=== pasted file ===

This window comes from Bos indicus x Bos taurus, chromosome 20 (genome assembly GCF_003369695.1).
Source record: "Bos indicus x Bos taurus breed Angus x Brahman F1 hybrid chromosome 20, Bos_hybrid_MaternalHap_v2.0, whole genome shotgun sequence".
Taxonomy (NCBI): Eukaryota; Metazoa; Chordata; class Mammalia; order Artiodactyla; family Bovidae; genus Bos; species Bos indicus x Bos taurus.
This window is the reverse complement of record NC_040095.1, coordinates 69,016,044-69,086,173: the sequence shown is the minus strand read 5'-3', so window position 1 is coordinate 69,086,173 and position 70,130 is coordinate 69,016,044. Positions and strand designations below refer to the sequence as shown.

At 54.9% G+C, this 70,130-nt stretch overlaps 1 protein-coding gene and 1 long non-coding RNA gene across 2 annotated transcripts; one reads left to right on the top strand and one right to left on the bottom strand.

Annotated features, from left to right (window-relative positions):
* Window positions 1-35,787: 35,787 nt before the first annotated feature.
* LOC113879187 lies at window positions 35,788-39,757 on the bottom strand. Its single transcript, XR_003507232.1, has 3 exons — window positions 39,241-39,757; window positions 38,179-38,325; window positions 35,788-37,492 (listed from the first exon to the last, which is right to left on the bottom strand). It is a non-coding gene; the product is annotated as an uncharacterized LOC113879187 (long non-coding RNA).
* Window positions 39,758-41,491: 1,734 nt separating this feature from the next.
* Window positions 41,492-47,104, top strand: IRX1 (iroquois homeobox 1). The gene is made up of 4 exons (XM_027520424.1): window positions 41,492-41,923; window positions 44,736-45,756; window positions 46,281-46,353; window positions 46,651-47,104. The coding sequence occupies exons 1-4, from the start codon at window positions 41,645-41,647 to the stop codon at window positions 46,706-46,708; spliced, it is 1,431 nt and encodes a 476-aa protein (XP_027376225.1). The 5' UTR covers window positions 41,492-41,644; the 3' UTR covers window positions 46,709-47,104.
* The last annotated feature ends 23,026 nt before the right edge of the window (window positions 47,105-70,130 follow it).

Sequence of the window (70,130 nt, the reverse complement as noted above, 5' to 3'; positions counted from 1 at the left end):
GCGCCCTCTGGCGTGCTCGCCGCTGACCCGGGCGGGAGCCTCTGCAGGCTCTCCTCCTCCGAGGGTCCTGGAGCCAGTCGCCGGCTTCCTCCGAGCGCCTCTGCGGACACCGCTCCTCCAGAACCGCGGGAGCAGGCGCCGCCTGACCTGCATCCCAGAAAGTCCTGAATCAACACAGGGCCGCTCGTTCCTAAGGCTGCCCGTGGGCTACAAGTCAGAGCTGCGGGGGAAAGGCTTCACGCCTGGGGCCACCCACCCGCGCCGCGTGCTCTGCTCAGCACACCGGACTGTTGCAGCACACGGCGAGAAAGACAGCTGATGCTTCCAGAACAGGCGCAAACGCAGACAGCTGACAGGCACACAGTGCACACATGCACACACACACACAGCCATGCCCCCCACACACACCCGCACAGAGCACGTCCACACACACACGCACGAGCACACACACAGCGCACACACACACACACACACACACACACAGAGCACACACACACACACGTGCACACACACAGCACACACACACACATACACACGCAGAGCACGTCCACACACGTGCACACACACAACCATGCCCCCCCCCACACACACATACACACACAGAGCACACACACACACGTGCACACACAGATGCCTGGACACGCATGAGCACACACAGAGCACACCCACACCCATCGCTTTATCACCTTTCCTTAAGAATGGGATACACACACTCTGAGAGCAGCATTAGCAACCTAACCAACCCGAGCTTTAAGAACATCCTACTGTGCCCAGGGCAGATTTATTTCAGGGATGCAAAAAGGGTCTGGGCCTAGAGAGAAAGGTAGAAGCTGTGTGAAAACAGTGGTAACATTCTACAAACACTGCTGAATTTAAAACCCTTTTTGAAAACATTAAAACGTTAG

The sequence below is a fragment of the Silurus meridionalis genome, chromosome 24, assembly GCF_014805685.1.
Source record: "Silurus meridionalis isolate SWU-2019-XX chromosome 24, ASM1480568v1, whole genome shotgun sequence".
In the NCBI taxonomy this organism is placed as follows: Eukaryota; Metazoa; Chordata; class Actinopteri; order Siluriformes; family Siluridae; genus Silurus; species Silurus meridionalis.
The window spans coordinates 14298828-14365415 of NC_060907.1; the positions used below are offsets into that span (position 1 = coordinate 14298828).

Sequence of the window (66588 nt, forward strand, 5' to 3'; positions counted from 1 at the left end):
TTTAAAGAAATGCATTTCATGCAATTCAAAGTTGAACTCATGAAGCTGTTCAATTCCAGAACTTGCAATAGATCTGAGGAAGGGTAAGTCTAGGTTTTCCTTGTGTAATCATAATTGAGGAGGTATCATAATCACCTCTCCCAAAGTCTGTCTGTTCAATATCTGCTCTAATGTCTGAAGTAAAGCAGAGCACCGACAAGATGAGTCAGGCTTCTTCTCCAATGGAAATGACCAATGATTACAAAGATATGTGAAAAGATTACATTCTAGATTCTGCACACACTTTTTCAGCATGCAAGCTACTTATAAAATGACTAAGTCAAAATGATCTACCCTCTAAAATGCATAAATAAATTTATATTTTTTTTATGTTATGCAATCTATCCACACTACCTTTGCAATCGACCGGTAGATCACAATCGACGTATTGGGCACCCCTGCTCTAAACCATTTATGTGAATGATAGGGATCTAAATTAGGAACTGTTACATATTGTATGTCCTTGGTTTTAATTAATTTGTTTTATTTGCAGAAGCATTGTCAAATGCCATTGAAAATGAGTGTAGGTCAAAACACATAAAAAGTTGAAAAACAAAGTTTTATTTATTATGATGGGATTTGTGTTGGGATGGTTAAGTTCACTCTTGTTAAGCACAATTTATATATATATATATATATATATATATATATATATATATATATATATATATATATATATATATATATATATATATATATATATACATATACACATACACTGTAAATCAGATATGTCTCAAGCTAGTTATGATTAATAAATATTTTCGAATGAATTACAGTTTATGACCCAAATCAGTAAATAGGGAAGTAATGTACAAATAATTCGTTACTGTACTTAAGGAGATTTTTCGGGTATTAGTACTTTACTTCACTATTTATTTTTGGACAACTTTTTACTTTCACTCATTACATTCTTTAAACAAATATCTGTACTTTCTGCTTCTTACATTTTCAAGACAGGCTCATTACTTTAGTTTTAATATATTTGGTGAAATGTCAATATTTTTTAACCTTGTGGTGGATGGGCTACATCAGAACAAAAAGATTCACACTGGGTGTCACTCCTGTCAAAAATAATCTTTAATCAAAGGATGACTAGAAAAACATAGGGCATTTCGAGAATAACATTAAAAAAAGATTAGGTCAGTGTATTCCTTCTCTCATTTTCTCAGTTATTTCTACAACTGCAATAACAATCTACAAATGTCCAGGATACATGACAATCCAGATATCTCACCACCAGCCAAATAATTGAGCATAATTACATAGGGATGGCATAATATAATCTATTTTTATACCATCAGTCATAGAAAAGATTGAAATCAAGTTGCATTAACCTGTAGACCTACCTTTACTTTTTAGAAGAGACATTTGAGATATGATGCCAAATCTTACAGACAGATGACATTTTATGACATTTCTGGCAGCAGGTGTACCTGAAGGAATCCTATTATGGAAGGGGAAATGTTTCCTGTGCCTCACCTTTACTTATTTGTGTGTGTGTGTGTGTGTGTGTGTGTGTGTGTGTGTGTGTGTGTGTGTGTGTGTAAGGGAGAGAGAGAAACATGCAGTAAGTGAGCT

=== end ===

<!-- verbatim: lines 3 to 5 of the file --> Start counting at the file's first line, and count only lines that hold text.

Taxonomy (NCBI): Eukaryota; Metazoa; Chordata; class Mammalia; order Artiodactyla; family Bovidae; genus Bos; species Bos indicus x Bos taurus.
This window is the reverse complement of record NC_040095.1, coordinates 69,016,044-69,086,173: the sequence shown is the minus strand read 5'-3', so window position 1 is coordinate 69,086,173 and position 70,130 is coordinate 69,016,044. Positions and strand designations below refer to the sequence as shown.

At 54.9% G+C, this 70,130-nt stretch overlaps 1 protein-coding gene and 1 long non-coding RNA gene across 2 annotated transcripts; one reads left to right on the top strand and one right to left on the bottom strand.